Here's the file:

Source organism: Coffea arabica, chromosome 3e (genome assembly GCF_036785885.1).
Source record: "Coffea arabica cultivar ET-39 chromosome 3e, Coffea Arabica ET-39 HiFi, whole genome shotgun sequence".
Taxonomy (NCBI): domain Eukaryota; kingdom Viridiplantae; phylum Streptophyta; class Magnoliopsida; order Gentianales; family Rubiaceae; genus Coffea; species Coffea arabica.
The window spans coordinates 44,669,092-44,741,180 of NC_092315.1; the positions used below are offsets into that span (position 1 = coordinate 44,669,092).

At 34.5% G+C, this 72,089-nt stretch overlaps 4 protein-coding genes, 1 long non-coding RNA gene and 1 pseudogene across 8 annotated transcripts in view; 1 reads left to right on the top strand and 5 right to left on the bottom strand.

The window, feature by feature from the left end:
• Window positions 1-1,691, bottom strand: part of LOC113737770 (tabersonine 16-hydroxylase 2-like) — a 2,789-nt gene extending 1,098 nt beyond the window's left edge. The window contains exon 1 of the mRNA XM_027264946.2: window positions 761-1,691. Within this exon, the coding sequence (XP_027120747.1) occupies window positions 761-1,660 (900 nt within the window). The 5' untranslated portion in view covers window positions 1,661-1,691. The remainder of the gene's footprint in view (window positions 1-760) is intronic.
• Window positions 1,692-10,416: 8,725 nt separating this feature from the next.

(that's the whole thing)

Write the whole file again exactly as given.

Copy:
Source organism: Coffea arabica, chromosome 3e (genome assembly GCF_036785885.1).
Source record: "Coffea arabica cultivar ET-39 chromosome 3e, Coffea Arabica ET-39 HiFi, whole genome shotgun sequence".
Taxonomy (NCBI): domain Eukaryota; kingdom Viridiplantae; phylum Streptophyta; class Magnoliopsida; order Gentianales; family Rubiaceae; genus Coffea; species Coffea arabica.
The window spans coordinates 44,669,092-44,741,180 of NC_092315.1; the positions used below are offsets into that span (position 1 = coordinate 44,669,092).

At 34.5% G+C, this 72,089-nt stretch overlaps 4 protein-coding genes, 1 long non-coding RNA gene and 1 pseudogene across 8 annotated transcripts in view; 1 reads left to right on the top strand and 5 right to left on the bottom strand.

The window, feature by feature from the left end:
• Window positions 1-1,691, bottom strand: part of LOC113737770 (tabersonine 16-hydroxylase 2-like) — a 2,789-nt gene extending 1,098 nt beyond the window's left edge. The window contains exon 1 of the mRNA XM_027264946.2: window positions 761-1,691. Within this exon, the coding sequence (XP_027120747.1) occupies window positions 761-1,660 (900 nt within the window). The 5' untranslated portion in view covers window positions 1,661-1,691. The remainder of the gene's footprint in view (window positions 1-760) is intronic.
• Window positions 1,692-10,416: 8,725 nt separating this feature from the next.